I did, however, manage to finish two stories. (I am as amazed as you are!) The first is the story I’d mentioned recently called “Forest Succession.” I’ve already sent it to a trusted reader, and I’m feeling good about it. It is not part of the One-Match Fire novel, but it does deal with many of the characters in there, though much later than the time period the novel covers. (I have a vague notion of writing a sequel to that collection.)

The second is a wholly new story that I’m calling “The Kick” and that is unrelated to anything I’ve written, though it is about running, sort of. I’ve often growled at the word count limit of many publications. A thousand words just doesn’t seem enuf to tell a solid story; the shortest of mine start at more than twice that number. Yet “The Kick” comes in at just over one thousand words, so maybe I finally have a contender. It’s only a first draft, of course, so it is likely to change.

I didn’t have much trouble adjusting to the two-hour time difference in Seattle (though the evenings were tough). Since I am naturally an early riser, I had no trouble with that part of the day; I actually had to sleep in. And since the household was quiet in the early hours, and since I had copious amounts of iced tea (unsweetened, of course), I found myself before my laptop with my ideas in my head, and the words flowed.

So this leaves me with the question, do I need to travel long distances and be in unfamiliar places in order to write? Does it do something to stimulate my creative ferment?

“Moving Day” has found a home!

October 10, 2017

My One-Match Fire story “Moving Day” has been accepted by THEMA Literary Journal and will appear in the Summer 2018 issue next June.

I had submitted the story last June (by snail mail!) and had nearly forgotten that I did. I responded to a themed call for submissions — the theme being “The Face in the Photo” — and sent this story since a photo plays a critical role in it and in the plot of the novel, actually directing the course of one character’s life in part. You can read about my submission in this old post.

So I have a small, one-page contract to sign and return and I’ll get one copy of the printed journal (next June) as well as actual payment of $25! Aside from the 15 cents I got for one story (a Buffalo nickel and a Liberty dime), this is the first time I’ve ever been paid for my fiction. (Actually, not quite true. I was promised $10 for a story years ago, but the check never arrived.)

This is the seventh One-Match Fire story to see publication — that’s one-third of the whole novel — and my twenty-fifth story published.

I had been reviewing my various outstanding submissions in the tracking function at Duotrope’s Digest that very morning and was sad when I learned that I had not seen a single thing published this year (which didn’t make sense since I’ve had two stories published this year). In fact, the day THEMA’s acceptance letter came (via the postal mail, by the way, in my return-addressed envelope), I had received two email rejections for different stories I had submitted elsewhere. I was feeling dejected, but not so much anymore.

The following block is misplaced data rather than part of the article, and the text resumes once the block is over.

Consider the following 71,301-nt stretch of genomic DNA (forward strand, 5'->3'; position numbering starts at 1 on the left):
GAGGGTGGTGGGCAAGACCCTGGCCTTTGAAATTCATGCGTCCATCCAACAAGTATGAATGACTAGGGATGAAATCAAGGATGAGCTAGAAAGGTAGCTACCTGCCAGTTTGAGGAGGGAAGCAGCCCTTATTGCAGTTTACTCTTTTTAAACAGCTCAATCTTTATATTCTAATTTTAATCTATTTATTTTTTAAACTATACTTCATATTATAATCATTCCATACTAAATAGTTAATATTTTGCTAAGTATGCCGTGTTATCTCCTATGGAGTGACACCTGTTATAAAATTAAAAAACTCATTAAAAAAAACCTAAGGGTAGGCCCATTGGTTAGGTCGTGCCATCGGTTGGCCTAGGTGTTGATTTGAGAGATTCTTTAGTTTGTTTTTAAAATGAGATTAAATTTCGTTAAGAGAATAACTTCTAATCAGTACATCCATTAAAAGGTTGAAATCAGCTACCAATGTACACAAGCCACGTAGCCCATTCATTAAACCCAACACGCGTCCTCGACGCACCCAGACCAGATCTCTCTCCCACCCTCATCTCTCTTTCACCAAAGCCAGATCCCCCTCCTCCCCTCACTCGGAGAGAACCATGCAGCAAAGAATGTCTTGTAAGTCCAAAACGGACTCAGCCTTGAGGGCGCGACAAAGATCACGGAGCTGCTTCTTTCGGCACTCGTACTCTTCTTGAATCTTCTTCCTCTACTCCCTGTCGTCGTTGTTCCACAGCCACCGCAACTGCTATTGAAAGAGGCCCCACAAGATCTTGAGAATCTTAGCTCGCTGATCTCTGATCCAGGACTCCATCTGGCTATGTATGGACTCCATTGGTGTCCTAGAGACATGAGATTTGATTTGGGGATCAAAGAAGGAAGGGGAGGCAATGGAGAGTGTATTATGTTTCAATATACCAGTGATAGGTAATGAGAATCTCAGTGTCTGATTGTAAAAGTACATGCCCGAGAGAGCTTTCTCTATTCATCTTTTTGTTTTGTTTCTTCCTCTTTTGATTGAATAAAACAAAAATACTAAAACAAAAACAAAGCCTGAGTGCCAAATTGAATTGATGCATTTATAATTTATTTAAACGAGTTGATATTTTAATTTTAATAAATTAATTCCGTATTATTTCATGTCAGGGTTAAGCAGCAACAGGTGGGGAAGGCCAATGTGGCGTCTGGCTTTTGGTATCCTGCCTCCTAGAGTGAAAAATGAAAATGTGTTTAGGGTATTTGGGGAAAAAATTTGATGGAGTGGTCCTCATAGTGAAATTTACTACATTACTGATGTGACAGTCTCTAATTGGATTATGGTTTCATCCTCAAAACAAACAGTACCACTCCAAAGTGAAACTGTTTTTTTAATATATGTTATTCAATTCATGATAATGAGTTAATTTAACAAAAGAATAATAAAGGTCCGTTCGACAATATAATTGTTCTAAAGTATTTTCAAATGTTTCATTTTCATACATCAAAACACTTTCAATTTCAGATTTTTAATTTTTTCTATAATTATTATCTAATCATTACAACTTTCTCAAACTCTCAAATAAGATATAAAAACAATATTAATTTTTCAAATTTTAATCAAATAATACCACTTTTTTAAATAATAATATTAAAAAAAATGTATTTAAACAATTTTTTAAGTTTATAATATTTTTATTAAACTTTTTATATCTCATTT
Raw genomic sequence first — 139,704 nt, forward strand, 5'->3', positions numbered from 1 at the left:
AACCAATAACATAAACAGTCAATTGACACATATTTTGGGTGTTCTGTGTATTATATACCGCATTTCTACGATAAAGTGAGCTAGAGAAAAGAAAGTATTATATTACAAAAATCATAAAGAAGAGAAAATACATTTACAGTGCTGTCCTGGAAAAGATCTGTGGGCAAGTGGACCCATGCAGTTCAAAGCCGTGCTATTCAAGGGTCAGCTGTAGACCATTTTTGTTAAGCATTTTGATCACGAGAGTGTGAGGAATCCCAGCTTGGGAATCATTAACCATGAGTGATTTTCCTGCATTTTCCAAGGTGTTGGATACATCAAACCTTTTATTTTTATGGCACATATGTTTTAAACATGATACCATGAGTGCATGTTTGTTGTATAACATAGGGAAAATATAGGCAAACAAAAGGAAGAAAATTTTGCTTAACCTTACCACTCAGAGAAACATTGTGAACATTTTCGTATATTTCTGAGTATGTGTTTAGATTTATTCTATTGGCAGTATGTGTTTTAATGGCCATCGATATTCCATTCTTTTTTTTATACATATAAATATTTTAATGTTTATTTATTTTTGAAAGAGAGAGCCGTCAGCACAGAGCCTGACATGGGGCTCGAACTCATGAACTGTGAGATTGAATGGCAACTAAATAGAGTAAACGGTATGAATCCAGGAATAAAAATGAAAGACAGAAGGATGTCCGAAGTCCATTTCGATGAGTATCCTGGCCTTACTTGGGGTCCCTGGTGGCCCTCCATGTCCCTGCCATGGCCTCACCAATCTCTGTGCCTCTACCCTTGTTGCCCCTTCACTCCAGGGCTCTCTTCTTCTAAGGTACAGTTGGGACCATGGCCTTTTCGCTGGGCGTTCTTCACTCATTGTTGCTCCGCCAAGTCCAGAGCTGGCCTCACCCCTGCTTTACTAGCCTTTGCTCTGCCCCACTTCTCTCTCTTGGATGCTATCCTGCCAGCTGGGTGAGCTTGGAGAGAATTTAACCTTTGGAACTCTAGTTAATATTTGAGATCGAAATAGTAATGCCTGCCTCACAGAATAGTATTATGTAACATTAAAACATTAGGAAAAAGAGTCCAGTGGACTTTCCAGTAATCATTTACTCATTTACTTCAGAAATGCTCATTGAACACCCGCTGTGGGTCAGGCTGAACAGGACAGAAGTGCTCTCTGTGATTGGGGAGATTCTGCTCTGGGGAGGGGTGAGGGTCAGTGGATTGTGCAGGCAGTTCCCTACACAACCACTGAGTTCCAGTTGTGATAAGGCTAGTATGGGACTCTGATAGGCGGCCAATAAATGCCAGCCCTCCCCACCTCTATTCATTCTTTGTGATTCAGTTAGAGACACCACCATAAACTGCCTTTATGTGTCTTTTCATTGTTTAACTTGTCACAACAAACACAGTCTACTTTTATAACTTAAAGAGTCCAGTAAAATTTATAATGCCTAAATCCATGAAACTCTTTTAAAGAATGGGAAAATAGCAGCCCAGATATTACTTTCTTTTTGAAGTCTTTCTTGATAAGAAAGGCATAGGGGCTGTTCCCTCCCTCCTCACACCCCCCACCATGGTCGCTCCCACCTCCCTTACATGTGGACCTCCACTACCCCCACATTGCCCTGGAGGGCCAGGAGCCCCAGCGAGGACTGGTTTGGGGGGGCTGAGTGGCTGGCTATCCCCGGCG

a couple of things

June 12, 2017

I mentioned sometime back on this humble blog that I had snuck the word “enuf” into my One-Match Fire story “where late the sweet birds sang” and so was proud to be doing my part to evolve the language in print, in the Selected Places anthology. And I think I also mentioned that I felt I ought to read all of the stories in the anthology. Thus the other day I took down the anthology from the shelf by my desk to begin reading it. But first I wanted to see that word “enuf” in print. So I went to my story in search of it. And I couldn’t find it.

The editor, apparently, didn’t think it was an appropriate neologism to include in her collection. Then I began to wonder what else she might have excised. I started reading the story side-by-side with the file for it on my laptop. And in nearly every paragraph I found differences, mostly in the cases of verbs that were less “powerful” than the ones I’d written. But there was a whole paragraph of nice descriptive detail (the smell of a forest in November) that was gone.

I acknowledge that an editor can do whatever she wants with a story, but generally if it’s something drastic (such as this) then the writer gets a chance to review the changes and even withdraw the story if it’s too much. I was surprised that I hadn’t been given the chance.

It was only when I came upon the name of the dog that I began to understand what I was seeing. I had originally named the dog Jack (which was a name I was considering for my own dog, Flike), but a subsequent story in the cycle included the dog, Jack, as well as characters named Joe, Jon, and Jerry. A friend who read that story commented on the clumsiness of the names, and my wife tried to figure out what great literary shenanigans I was up to with them. So, Jerry became Lee and Jack (the dog) became Buddy.

But obviously this change had happened after I had submitted the draft of the story to the anthology. And then I realized that all of the discrepancies between my draft and the one in print were likely due to revisions I had made to the story subsequent to its submission. I found the original email when I had sent the story, and attached was the draft of the story at the time. And everything lined up. Mystery resolved. Still, “enuf” didn’t make it into print.

__________

I received an email recently from the editor of If and Only If Journal saying that the publication had suffered an unexpected hiatus but that it was going to begin publication again after all. This journal had accepted my submission of “Travel Light” a long time ago. “Travel Light” first appeared in Penduline Press, but If and Only If was looking for such stories and would accept reprints. Thus my story would find a second home. But I hadn’t heard from the editor and the journal online hadn’t posted any news or updates. I assumed that though it was a valiant effort, it had folded as many lit journals do. But then came the surprising good news, reaching my inbox while I was out at my little cabin for the weekend where I am off the grid. Thus I didn’t learn of the email until I got home.